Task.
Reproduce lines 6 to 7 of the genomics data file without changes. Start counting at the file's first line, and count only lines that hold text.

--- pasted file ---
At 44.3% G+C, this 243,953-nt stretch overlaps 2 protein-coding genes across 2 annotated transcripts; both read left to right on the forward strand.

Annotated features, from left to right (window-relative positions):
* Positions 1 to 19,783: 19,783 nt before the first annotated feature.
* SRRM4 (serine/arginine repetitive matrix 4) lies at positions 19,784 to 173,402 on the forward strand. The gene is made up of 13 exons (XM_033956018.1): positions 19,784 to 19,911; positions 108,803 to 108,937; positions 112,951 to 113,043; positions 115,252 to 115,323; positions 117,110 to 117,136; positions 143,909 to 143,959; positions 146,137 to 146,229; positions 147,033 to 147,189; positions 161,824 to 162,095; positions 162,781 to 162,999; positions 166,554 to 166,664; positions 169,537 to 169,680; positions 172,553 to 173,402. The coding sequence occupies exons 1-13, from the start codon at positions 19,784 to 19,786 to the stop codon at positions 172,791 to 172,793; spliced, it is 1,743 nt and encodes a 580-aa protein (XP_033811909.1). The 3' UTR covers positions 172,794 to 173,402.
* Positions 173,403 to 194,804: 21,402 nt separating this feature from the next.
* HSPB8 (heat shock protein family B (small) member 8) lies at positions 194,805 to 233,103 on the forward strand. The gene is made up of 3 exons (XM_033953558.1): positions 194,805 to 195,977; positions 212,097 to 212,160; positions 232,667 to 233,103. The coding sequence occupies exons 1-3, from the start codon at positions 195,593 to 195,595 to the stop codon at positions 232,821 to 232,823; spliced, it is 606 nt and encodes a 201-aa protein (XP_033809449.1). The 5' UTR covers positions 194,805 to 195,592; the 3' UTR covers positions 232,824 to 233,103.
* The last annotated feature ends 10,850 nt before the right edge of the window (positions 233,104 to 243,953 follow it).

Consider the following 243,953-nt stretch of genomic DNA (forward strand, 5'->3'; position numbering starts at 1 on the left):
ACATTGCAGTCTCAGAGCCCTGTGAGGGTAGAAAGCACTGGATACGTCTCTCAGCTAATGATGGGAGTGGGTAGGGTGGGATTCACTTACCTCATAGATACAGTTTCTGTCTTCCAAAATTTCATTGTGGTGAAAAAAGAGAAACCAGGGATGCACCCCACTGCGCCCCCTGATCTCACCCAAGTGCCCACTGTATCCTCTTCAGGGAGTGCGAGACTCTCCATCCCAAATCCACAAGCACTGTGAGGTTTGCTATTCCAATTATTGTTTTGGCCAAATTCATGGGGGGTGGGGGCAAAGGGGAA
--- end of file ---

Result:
* HSPB8 (heat shock protein family B (small) member 8) lies at positions 194,805 to 233,103 on the forward strand. The gene is made up of 3 exons (XM_033953558.1): positions 194,805 to 195,977; positions 212,097 to 212,160; positions 232,667 to 233,103. The coding sequence occupies exons 1-3, from the start codon at positions 195,593 to 195,595 to the stop codon at positions 232,821 to 232,823; spliced, it is 606 nt and encodes a 201-aa protein (XP_033809449.1). The 5' UTR covers positions 194,805 to 195,592; the 3' UTR covers positions 232,824 to 233,103.
* The last annotated feature ends 10,850 nt before the right edge of the window (positions 233,104 to 243,953 follow it).